US President Donald Trump says his administration have not yet seen any proof that Russian opposition leader Alexei Navalny was poisoned by state forces.
NATO Secretary-General Jens Stoltenberg earlier condemned the “appalling assassination attempt” on Mr Navalny and called on Moscow to answer questions about the poisoning to international investigators.
However, at a White House news conference on Friday (local time), Mr Trump declined to accept the assessment that the Russian opposition leader was attacked with a nerve agent.
“I don’t know exactly what happened,” he said.
“I think it’s sad, it’s tragic, it’s terrible, it shouldn’t happen. We haven’t had any proof yet, but I will take a look.
“It is interesting that everybody’s always mentioning Russia, and I don’t mind you mentioning Russia.
“We’ll take a look at the numbers and the documents, because we’re going to be sent a lot of documents over the next few days.”
Mr Navalny, a Kremlin critic and corruption investigator, fell ill on a flight to Moscow on August 20 and was taken to a hospital in the Siberian city of Omsk. He has been in an induced coma in a Berlin hospital since he was flown to Germany for treatment more than a week ago.
German authorities have said that tests showed that he had been poisoned with a chemical nerve agent from the Novichok group. British authorities previously identified the Soviet-era Novichok as the poison used on former Russian spy Sergei Skripal and his daughter in England in 2018.
“There is proof beyond doubt that Mr Navalny was poisoned using a military-grade nerve agent from the Novichok group. The use of such a weapon is horrific,” Stoltenberg said on Friday after chairing a meeting of NATO ambassadors during which Germany briefed its allies on developments.
“Any use of chemical weapons shows a total disrespect for human lives and is an unacceptable breach of international norms and rules. NATO allies agree that Russia now has serious questions it must answer,” he told reporters.
Mr Stoltenberg said Moscow must cooperate with the international chemical weapons organisation in “an impartial, international investigation” and provide information about its Novichok program.
Russian authorities have appeared reluctant to investigate what caused Mr Navalny’s condition, saying there had so far been no grounds for a criminal investigation.
Interior Minister Vladimir Kolokoltsev said Friday (local time) that a preliminary inquiry was ongoing, but added that he saw no signs of a crime in what happened to the most determined critic of Putin.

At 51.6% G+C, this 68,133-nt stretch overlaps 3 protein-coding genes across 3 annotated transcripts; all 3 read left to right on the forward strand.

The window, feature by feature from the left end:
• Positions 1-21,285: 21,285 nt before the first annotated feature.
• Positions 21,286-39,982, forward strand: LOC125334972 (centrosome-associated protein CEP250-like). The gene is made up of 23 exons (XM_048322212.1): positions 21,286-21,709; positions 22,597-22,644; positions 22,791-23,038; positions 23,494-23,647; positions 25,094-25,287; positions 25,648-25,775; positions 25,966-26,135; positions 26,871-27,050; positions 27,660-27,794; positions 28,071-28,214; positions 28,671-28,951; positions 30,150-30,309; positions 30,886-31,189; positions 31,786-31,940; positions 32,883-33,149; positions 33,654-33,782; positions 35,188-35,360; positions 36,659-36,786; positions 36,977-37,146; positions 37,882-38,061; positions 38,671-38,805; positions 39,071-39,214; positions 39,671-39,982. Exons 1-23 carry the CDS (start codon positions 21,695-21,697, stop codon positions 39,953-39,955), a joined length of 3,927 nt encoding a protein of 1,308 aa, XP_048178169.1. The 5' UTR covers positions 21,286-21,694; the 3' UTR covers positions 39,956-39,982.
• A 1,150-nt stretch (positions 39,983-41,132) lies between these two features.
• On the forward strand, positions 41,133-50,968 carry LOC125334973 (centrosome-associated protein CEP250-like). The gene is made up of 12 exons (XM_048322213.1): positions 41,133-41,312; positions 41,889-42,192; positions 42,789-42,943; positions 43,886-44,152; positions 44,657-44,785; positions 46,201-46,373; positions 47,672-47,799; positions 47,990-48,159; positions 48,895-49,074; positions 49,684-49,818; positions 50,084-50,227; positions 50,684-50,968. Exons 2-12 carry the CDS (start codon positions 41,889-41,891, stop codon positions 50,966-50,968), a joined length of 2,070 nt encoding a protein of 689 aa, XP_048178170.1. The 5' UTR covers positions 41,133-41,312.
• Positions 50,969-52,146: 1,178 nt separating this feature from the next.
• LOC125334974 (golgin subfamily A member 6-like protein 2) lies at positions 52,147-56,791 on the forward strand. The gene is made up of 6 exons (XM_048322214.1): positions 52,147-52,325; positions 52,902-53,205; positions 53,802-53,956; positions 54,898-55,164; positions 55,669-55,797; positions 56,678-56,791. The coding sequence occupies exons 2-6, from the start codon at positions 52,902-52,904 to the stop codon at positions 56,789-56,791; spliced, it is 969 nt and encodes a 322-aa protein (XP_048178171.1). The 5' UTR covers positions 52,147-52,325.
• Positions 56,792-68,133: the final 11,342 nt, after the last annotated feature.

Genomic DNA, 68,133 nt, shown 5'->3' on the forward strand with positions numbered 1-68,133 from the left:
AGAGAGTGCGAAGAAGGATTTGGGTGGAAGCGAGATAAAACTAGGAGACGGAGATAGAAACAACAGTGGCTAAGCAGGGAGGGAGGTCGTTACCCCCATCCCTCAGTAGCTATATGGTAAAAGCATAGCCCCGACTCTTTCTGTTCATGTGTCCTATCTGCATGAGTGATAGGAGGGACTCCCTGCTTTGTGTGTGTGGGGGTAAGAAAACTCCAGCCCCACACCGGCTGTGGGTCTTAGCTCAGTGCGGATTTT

Asked about the case Friday, President Donald Trump told reporters that “I don’t know exactly what happened,” adding that “we haven’t had any proof yet.” But later he said he would not be happy if Russia did poison Mr Navalny, “and that seems to be the case”.
White House press secretary Kayleigh McEnany said Thursday that Mr Navalny was the victim of a “reprehensible” poisoning.
“Russia has used chemical nerve agents in the past,” she added, “and we’re working with our allies and the international community to hold those in Russia accountable wherever the evidence leads and restrict funds for their malign activities.”
Mr Putin’s spokesman has brushed off allegations that the Kremlin was involved in poisoning Mr Navalny and said Thursday that Germany hadn’t provided Moscow with any evidence about the politician’s condition.
“We have nothing to hide,” Russian Foreign Minister Sergey Lavrov said Friday, asserting that German authorities had stonewalled Russian requests for information.
Mr Lavrov said the failure to provide information about Mr Navalny’s poisoning could indicate a lack of evidence.
“Our Western partners allow themselves to make arrogant demands in such a tone that suggests that they have nothing but pathos to put on the table,” he said.
After the March 2018 attack on the Skripals in the English city of Salisbury, NATO withdrew the accreditation of seven staff members at Russia’s mission to the military alliance and rejected the applications of three others.
No such action was announced Friday.
Earlier Friday, German government spokesman Steffen Seibert insisted it was up to Moscow to answer questions about what had happened to Navalny.
“Russia has information about the poison attack or can obtain them, not us,” he told reporters in Berlin.
“Numerous samples were taken in Russia, and objects were seized,” Mr Seibert said. “We expect the Russian government to explain itself in this case.”